FEASIBILITY DOCUMENTATION: Proposers interested in participating in Direct to Phase II must include in their responses to this topic Phase I feasibility documentation that substantiates the scientific and technical merit and Phase I feasibility described in Phase I above has been met (i.e., the small business must have performed Phase I-type research and development related to the topic, but feasibility documentation MUST NOT be solely based on work performed under prior or ongoing federally funded SBIR/STTR work) and describe the potential commercialization applications. The documentation provided must validate that the proposer has completed development of technology as stated in Phase I above. Documentation should include all relevant information including, but not limited to: technical reports, test data, prototype designs/models, and performance goals/results. Work submitted within the feasibility documentation must have been substantially performed by the proposer and/or the principal investigator (PI). Read and follow all of the DON SBIR 21.1 Direct to Phase II Broad Area Announcement (BAA) Instructions. Phase I proposals will NOT be accepted for this BAA.

PHASE II: Based on the Phase I equivalent effort and the Phase II plan, develop and use analytical modeling to assist in design and integration of high power density, small heavy fuel prime power generator technology for next generation directed energy weapons. Build scalable prime power generator prototypes for both fitment and functionality of power generation to support directed energy weapon systems. Support evaluation of prototypes to determine if the performance goals defined in the Phase II development plan and the requirements outlined in MIL-STD-1275E and MIL-STD-810H have been met. Demonstrate system performance through modeling and generator testing under full electrical load conditions. Refine the design based on the results of testing/modeling to facilitate integration on small tactical vehicles (such as the JLTV) and or other DoD Platforms as well as facilitate integration on small unmanned systems. Support full power tests of these directed energy weapon systems on DoD platforms. Prepare a Phase III plan to transition the technology to the Marine Corps and the commercial marketplace.

It is probable that the work under this effort will be classified under Phase II (see Description section for details).

PHASE III DUAL USE APPLICATIONS: Provide support to the Marine Corps in transitioning the technology for Marine Corps use. Refine a prime power generation system for evaluation to determine its effectiveness in an operationally relevant environment. Support the Marine Corps test and evaluation program to qualify the system for Marine Corps use.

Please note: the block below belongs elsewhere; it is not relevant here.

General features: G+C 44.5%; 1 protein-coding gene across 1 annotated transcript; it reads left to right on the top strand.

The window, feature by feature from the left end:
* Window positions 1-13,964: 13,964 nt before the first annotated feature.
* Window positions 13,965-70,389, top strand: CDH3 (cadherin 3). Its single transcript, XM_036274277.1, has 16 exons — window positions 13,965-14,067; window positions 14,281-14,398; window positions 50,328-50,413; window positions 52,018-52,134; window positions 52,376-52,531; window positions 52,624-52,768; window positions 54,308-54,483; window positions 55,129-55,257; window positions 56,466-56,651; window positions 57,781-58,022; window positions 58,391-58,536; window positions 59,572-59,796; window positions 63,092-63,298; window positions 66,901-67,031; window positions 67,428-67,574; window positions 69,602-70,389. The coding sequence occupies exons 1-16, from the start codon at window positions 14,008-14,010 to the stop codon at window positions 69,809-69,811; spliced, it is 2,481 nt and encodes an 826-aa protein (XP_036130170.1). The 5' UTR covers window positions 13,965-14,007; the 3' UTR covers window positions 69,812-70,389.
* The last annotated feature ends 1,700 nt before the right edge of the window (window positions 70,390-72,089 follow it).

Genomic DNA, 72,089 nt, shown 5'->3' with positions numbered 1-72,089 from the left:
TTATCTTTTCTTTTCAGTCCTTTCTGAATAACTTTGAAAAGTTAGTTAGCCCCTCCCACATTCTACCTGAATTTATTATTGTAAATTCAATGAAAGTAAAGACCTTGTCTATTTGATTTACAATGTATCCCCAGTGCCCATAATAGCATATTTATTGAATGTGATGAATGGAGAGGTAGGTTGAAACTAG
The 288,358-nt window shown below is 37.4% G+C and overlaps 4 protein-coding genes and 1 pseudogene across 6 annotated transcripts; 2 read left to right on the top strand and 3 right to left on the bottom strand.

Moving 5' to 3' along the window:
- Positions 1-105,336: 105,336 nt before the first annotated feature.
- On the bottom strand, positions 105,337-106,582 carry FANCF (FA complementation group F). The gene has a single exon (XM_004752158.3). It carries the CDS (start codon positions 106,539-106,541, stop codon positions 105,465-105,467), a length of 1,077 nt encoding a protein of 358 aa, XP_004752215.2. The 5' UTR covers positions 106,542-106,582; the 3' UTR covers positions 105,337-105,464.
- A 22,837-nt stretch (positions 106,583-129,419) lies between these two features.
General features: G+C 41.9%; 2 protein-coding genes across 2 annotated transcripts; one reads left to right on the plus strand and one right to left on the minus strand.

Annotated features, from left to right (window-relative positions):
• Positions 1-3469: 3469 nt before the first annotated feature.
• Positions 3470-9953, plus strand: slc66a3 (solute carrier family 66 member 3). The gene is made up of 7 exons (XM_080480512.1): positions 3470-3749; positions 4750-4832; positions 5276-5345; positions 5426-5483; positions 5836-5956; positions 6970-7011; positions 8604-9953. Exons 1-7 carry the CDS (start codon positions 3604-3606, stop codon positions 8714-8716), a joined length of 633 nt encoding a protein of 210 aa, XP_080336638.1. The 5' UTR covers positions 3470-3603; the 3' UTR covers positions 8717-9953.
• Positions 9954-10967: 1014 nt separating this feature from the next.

Commercial applications include Department of Homeland Security and civilian law enforcement missions. The need for the use of directed energy weapon systems on small tactical vehicle/platforms is high for many government agencies – beyond just the DoD.


  1. "MIL-STD-810H - Environmental Engineering Considerations and Laboratory Tests." U.S. Army Test and Evaluation Command, January 31, 2019.
  2. "MIL-STD-1275E Characteristics of 28 Volt DC Input Power to Utilization Equipment in Military Vehicles." U.S. Army Tank automotive and Armaments Command, March 22, 2013.
  3. "Test Operations Procedure (TOP) 2-2-601 Electrical Systems (Vehicles and Weapon Subsystems)." U.S. Army Developmental Test Command Test Operations Procedure, US Army Aberdeen Test Center, June 20, 1977.
  4. "ANSI/IEC 60529-2004 Degrees of Protection Provided by Enclosures (IP Code)."
  5. Leimbach, Wendell. "The Commandant’s Guidance for the DoD Non-Lethal Weapons Program."
  6. Berger, David H. "Executive Agent’s Planning Guidance 2020 – Intermediate Force Capabilities – Bridging the Gap Between Presence and Lethality." U.S. Department of Defense Non-Lethal Weapons Program, March 2020.
  7. Munevar, Hernando. "High Power Density Solutions for Directed Energy Systems." Candent Technologies Inc.; Directed Energy Professional Society’s 2019 Directed Energy Systems Symposium, La Jolla, California, 18-22 November 2019.

KEYWORDS: Compact/Lightweight Prime Power Systems; Directed Energy Weapons Systems Prime Power; Tactical Vehicle Power Generation; Prime Power Weight Reduction; Prime Power Size Reduction; Mobile Expeditionary Power; Small Heavy Fuel Generators


The Navy Topic above is an "unofficial" copy from the overall DoD 21.1 SBIR BAA. Please see the official DoD Topic website at for any updates.

The DoD issued its 21.1 SBIR BAA pre-release on December 8, 2020, which opens to receive proposals on January 14, 2021, and closes February 18, 2021 at 12:00 p.m. ET.